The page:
New building preserves Arbuckle Elementary’s historic roots

New improvements to the schools in Arbuckle continue to be unveiled.

On Aug. 14, Pierce Joint Unified School trustees and staff welcomed community members to Arbuckle Elementary School for a ribbon cutting ceremony at the newest structure at the school.

McCuen Construction, Inc., of Loomis, won the bid for the project. The gable style building was completed on schedule, in 10 months, and was ready for the first day of school.

“We got the concrete poured just before the first major rainstorm and that was huge in getting this completed on time,” said Frank Gonczeruk, vice president for McCuen Construction, who added, “It’s a good accomplishment and a great team.”

Michelle Cherry, who teaches second grade in one of the eight new classrooms, was thrilled with the addition to the school.

“The rooms are beautiful,” said Cherry. “They are just perfect. The kids love them. They were so excited to come in and see everything.”

Cherry added, “I love the space, I love the lights, everything about it. I’m very lucky I got to be one of the teachers.”

The proceeds from the sale of $3.7 million in general obligation bonds helped pay for the improvements to the schools. The oversight committee was tasked with making sure the funds were spent appropriately, school officials said.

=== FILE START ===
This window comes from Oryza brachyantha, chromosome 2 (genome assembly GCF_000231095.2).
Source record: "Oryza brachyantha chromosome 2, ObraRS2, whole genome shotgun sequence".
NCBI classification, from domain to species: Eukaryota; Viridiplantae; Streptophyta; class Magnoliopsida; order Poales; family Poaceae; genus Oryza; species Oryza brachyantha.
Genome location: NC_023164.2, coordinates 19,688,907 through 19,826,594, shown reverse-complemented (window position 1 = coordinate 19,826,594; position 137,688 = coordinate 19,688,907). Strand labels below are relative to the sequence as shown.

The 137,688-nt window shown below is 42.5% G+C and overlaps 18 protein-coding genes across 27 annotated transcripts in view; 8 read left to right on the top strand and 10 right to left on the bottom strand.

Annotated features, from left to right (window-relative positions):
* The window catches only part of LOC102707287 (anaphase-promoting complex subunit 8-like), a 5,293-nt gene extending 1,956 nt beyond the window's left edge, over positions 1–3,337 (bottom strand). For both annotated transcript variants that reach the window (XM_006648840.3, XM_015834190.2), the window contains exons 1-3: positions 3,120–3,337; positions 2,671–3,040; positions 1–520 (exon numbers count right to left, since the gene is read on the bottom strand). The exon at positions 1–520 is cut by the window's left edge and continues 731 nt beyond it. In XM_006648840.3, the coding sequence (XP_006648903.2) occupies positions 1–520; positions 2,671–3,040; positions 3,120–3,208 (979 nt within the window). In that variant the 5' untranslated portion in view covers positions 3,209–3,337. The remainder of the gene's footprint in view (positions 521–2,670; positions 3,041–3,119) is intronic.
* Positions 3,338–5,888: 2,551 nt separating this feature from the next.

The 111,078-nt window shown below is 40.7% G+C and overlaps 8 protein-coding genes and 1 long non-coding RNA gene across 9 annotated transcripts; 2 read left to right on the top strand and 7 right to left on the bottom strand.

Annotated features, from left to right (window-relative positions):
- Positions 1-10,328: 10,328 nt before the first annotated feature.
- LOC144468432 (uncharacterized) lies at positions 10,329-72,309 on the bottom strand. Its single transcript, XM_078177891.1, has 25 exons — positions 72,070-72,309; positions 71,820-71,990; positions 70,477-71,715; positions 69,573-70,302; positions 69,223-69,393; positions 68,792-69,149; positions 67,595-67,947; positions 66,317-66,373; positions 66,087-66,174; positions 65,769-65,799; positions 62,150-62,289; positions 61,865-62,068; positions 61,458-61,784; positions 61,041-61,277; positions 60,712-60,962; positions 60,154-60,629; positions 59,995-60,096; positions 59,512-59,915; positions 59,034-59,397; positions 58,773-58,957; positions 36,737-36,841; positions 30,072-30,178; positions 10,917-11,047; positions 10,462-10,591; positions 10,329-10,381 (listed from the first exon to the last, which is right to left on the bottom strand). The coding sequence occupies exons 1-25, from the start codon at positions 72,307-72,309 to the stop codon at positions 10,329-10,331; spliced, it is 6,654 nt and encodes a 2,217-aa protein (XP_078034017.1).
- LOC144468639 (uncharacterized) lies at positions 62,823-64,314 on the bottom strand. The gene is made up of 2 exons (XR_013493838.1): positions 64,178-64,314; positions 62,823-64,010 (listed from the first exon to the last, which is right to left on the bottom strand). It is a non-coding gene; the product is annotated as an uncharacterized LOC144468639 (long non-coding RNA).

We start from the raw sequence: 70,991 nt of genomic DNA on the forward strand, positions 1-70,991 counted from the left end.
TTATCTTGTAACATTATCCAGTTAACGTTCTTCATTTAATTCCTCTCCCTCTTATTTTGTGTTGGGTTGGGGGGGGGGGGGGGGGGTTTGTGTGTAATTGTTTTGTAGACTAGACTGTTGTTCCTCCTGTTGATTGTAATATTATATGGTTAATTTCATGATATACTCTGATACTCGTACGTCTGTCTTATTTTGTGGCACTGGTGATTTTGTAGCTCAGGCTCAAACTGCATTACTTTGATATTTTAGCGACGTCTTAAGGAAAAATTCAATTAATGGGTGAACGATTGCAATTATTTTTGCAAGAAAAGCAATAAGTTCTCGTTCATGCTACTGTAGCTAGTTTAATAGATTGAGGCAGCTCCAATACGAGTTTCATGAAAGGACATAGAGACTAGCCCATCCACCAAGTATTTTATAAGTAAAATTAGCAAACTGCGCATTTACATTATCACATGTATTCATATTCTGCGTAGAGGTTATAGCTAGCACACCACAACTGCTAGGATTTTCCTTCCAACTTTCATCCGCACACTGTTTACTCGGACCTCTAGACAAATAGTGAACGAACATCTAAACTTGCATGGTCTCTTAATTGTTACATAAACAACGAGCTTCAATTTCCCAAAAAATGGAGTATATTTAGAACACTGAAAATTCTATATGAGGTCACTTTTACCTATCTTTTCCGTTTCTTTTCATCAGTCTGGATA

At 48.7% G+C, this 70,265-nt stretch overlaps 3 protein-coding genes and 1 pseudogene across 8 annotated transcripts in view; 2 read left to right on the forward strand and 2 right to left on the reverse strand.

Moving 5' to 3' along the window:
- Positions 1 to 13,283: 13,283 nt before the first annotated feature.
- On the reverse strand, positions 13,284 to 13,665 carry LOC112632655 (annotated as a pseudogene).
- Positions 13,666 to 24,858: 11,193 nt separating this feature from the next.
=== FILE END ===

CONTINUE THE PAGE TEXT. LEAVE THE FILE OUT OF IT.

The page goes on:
Improvements included a new marquee in front of the elementary school last year.

“Last year, we were able to open up that beautiful new multipurpose room at the high school,” said Pierce Superintendent Carol Geyer. “This year we have this beautiful building. We replaced our bleachers and put in a new scoreboard at our high school. Our next project is going to be adding on to our locker rooms, so, hopefully, in another year’s time.”
At the ribbon cutting, Gonczeruk presented a $2,500 donation to Arbuckle Principal Summer Shadley for supplies. Following the ribbon cutting, the school’s open house commenced and parents were welcomed to tour the new facility.

“They really listened to the teachers when they built it,” said Kerri Lovelady, a second grade teacher.

The building was meticulously designed to match the facade of the existing school but with modern features.

“The legacy that brings back to the community: a 70-to-100-year building that’s going to last many generations,” said Gonczeruk, as he listed the safety and technological attributes of the structure, which include lines of sight across the campus and energy efficient measures.

“I think it’s great,” said Victor Matamoros, a parent attending the ribbon cutting. “Anything you can add to a building that is newer – and is for the kids. There’s nothing like having a brand new facility where you can implement teaching. I like it.”

Staff and parents seemed to be pleased with the new addition, and students seemed to take on an excited air.

Alondra Melendez, 7, showed off her spot in her second grade classroom and said she loved it.

“The teacher is super duper nice,” Melendez said. “I love all the stuff I got in here. This is where you sit, this is my spot.” ■